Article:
Author ORCID Identifier
Date of Award
Doctor of Philosophy (PhD)
Neural networks enable many exciting technologies and products that analyze and process our data. This data is often privacy-sensitive, and we grant companies access to it because we want to use their services. We have little to no control over what happens to our data after that. Privacy-preserving machine learning provides solutions that allow us to use these services while maintaining the privacy of our data. Homomorphic encryption (HE) is one of the techniques that powers privacy-preserving machine learning. It allows us to perform computation on encrypted data without revealing the input, intermediate, or final results. However, HE comes with several limitations and significant resource overhead.
The most important limitations are a reduced set of operations, HE only supports addition and multiplication, and a bound on the depth of the computation. The depth of computation is the number of consecutive operations needed to complete it. This means we cannot compute arbitrary neural networks over encrypted data since they often rely on unsupported operations or are too deep. Recurrent neural networks (RNN) suffer especially from depth limitation. Due to their structure, RNNs produce comparatively deep computation.
In this work, we focus on multiple challenges of neural networks on encrypted data. One of the main challenges common to most architectures is the resource overhead introduced by HE. Since encrypted data is often orders of magnitude larger than plain data memory becomes a significant bottleneck. We analyze the computation of neural network layers and develop a caching and swapping scheme that allows us to dynamically load and unload data from memory while sacrificing as little time as possible. We further study the challenges specific to RNNs, mainly the computational depth. We find that naïve approaches for RNN over encrypted data are too deep. To address this, we design and evaluate multiple architectures that feature recurrent components to capture their strength in sequences but have a lower depth. To evaluate these models, we design and implement an encrypted neural network runtime based on Tensorflow’s XLA (accelerated linear algebra) compiler that allows us to run neural networks over encrypted data with very few extra steps.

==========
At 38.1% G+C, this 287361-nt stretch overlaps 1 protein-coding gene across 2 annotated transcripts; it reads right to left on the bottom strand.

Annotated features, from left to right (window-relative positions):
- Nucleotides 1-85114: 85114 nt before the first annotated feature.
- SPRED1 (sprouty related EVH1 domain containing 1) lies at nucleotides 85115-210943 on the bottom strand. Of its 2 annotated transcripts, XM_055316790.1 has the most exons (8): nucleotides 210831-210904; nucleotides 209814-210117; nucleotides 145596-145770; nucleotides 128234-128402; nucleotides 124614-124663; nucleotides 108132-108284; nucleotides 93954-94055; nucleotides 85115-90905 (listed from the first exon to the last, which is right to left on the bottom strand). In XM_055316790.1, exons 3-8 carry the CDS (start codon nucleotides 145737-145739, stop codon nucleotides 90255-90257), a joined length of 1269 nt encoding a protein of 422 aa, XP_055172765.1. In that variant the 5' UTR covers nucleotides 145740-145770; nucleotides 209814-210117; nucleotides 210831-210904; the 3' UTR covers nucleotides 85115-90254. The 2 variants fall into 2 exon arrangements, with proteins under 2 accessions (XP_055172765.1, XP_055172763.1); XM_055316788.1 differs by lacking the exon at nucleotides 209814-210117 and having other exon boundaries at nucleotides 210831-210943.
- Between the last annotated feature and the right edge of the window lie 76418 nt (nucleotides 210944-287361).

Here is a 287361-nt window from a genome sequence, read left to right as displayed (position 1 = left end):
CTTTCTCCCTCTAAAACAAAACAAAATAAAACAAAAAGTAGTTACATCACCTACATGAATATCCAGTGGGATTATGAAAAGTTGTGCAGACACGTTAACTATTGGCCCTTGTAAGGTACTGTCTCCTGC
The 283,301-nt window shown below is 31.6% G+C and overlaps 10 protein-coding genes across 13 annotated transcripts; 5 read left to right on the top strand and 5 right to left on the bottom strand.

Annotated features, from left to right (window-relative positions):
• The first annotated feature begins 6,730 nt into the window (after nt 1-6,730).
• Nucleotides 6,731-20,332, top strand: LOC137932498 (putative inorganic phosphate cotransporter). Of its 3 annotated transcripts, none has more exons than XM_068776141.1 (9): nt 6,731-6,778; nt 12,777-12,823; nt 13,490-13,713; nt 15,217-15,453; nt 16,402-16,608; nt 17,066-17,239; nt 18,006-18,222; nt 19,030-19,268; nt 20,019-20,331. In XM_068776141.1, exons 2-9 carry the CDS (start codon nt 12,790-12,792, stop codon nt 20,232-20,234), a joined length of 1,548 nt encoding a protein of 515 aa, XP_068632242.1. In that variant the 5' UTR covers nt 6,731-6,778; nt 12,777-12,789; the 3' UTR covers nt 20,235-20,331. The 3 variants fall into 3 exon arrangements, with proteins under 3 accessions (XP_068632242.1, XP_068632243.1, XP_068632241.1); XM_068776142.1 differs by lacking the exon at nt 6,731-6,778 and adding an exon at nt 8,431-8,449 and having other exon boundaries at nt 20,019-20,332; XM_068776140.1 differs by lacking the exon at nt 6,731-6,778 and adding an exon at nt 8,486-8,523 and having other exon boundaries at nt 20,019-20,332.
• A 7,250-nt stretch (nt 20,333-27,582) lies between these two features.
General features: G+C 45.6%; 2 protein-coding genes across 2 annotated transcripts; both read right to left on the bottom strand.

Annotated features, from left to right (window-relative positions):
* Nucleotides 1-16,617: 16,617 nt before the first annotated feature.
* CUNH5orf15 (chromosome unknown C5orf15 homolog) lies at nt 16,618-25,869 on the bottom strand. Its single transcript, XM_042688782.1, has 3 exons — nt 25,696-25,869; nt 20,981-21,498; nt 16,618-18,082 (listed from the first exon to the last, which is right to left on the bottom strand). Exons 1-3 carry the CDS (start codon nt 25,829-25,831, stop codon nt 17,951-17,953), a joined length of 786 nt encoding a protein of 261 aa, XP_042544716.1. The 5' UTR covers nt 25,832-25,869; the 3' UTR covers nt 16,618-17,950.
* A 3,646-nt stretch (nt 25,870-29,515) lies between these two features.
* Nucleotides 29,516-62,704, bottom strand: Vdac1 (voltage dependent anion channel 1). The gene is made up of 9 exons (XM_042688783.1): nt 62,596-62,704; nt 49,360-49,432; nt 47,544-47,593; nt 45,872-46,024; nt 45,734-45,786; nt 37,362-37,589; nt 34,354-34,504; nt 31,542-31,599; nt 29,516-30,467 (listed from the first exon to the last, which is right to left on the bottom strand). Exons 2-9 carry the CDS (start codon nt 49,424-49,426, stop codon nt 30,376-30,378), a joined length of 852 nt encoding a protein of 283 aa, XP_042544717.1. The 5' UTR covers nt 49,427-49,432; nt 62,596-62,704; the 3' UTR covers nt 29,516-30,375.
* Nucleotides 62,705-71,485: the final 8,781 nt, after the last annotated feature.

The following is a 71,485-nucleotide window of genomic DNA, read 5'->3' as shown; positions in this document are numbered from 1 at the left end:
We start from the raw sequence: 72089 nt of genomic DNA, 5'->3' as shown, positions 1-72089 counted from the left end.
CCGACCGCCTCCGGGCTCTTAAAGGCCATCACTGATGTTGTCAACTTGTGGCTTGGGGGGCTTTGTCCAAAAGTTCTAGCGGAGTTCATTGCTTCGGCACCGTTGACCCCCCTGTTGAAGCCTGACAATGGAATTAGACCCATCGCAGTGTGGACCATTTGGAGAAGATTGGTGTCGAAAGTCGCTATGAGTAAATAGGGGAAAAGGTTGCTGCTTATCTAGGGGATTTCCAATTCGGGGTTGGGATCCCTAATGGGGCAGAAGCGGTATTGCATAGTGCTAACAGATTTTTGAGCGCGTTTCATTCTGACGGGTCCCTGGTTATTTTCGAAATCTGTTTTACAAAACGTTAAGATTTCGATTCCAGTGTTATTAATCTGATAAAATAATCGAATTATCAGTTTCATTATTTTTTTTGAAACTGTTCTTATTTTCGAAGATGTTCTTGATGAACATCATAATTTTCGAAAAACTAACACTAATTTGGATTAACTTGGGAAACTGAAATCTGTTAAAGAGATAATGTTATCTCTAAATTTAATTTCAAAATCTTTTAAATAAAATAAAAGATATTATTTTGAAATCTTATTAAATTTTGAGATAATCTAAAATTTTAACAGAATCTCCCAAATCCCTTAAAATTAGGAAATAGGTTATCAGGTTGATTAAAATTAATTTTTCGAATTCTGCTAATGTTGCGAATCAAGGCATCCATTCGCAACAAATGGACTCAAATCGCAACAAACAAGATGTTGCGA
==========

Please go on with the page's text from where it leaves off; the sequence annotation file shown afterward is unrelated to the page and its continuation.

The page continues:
Podschwadt, Robert, "Privacy-Preserving Deep Learning with Homomorphic Encryption: Addressing Challenges Related to Usability, Memory, and Recurrent Neural Networks." Dissertation, Georgia State University, 2023.
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